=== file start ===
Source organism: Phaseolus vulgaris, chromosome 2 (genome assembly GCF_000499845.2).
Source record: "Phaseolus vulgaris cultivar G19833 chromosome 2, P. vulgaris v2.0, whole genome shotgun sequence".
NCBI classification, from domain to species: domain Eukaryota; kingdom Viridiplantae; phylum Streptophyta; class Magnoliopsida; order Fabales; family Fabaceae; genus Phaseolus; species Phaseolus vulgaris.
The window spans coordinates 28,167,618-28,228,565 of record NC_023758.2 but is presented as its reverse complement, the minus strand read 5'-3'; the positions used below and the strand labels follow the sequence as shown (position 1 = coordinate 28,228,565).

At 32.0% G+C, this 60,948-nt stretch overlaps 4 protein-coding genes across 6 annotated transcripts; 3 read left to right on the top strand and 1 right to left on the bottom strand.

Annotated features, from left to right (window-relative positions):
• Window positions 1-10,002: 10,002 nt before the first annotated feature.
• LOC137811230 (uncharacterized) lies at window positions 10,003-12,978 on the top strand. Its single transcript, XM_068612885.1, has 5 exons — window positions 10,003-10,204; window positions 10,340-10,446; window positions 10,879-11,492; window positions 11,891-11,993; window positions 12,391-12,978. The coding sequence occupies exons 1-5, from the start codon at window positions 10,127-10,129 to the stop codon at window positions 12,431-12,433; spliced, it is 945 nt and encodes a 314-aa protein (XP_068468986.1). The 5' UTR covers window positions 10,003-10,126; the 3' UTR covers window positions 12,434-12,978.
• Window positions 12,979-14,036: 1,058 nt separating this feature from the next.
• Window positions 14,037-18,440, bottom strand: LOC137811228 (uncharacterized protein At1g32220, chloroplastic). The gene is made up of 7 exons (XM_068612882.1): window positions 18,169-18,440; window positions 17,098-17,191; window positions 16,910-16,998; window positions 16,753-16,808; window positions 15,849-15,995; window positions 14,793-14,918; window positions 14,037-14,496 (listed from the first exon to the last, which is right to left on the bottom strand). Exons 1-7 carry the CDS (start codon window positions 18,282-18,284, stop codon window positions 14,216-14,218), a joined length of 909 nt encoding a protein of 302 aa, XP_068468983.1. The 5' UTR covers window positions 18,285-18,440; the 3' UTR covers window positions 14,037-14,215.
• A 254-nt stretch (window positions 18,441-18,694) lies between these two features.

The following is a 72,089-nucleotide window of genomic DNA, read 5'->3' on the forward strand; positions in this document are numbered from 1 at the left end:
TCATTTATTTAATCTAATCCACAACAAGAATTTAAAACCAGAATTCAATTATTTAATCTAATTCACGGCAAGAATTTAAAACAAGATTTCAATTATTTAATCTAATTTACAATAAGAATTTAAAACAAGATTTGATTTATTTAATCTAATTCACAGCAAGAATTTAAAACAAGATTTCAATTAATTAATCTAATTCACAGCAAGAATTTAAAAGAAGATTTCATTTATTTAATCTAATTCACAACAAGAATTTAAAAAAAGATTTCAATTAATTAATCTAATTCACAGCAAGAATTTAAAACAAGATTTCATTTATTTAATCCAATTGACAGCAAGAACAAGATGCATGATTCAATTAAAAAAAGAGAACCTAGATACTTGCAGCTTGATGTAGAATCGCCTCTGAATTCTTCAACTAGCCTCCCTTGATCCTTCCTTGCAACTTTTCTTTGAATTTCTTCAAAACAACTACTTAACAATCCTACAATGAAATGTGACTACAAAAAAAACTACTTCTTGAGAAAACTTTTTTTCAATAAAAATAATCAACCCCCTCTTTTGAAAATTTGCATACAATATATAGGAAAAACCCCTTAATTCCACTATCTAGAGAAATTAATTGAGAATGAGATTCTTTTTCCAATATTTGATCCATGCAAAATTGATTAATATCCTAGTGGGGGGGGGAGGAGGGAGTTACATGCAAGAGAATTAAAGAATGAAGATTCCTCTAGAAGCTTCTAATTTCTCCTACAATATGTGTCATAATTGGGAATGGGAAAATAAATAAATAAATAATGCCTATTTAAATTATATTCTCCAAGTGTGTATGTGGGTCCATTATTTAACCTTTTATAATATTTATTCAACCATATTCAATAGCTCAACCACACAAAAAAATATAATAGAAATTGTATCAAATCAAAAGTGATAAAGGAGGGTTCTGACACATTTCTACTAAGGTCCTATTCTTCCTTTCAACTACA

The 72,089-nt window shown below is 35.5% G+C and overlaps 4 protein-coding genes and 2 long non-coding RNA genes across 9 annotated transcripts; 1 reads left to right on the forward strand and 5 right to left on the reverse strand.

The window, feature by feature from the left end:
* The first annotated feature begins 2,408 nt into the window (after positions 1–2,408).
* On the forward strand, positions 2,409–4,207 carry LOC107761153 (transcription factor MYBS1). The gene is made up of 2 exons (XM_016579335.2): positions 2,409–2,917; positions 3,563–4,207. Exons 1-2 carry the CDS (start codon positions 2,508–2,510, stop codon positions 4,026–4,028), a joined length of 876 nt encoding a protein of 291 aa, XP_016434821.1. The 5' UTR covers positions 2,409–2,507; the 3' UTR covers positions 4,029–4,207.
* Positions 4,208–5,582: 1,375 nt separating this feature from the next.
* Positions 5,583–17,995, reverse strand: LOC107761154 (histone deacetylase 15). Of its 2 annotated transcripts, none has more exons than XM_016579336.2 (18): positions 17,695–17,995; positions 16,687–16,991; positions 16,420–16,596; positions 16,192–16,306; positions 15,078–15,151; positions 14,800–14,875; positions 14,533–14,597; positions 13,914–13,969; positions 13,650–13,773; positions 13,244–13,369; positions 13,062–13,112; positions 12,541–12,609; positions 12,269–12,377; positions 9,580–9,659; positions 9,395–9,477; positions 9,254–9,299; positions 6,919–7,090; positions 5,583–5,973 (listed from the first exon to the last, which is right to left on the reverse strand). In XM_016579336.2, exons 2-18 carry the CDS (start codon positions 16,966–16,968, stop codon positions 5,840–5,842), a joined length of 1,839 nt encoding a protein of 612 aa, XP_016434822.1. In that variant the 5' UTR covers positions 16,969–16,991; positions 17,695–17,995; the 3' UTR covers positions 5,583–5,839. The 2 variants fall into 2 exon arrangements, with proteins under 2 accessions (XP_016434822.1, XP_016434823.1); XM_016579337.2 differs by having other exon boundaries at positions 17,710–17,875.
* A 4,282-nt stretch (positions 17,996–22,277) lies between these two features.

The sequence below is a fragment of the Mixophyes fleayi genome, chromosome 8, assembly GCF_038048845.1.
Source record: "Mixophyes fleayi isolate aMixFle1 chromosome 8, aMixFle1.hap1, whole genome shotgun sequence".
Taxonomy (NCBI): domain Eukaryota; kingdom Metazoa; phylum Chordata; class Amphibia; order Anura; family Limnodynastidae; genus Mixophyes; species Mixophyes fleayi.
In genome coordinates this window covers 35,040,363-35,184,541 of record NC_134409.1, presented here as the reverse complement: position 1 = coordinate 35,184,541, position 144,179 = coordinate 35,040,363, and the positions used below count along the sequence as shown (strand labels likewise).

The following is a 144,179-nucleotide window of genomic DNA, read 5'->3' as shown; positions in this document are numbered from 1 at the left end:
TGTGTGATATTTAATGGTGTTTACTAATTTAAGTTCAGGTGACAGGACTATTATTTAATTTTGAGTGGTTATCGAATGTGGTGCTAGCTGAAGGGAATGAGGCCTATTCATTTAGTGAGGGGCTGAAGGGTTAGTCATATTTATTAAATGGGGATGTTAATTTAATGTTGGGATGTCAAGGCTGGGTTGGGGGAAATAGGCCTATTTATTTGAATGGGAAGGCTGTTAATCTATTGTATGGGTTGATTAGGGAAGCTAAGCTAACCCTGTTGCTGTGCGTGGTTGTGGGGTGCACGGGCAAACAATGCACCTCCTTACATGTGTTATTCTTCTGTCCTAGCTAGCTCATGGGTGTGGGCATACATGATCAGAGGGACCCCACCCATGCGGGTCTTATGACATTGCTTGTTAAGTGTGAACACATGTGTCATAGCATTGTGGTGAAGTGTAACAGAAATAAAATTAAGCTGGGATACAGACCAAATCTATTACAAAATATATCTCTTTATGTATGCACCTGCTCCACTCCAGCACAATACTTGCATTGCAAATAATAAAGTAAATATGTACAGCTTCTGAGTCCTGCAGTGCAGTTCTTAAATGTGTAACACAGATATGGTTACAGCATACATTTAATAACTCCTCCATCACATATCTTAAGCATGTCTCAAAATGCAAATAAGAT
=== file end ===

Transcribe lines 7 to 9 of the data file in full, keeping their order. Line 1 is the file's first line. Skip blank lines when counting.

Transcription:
• Window positions 1-10,002: 10,002 nt before the first annotated feature.
• LOC137811230 (uncharacterized) lies at window positions 10,003-12,978 on the top strand. Its single transcript, XM_068612885.1, has 5 exons — window positions 10,003-10,204; window positions 10,340-10,446; window positions 10,879-11,492; window positions 11,891-11,993; window positions 12,391-12,978. The coding sequence occupies exons 1-5, from the start codon at window positions 10,127-10,129 to the stop codon at window positions 12,431-12,433; spliced, it is 945 nt and encodes a 314-aa protein (XP_068468986.1). The 5' UTR covers window positions 10,003-10,126; the 3' UTR covers window positions 12,434-12,978.
• Window positions 12,979-14,036: 1,058 nt separating this feature from the next.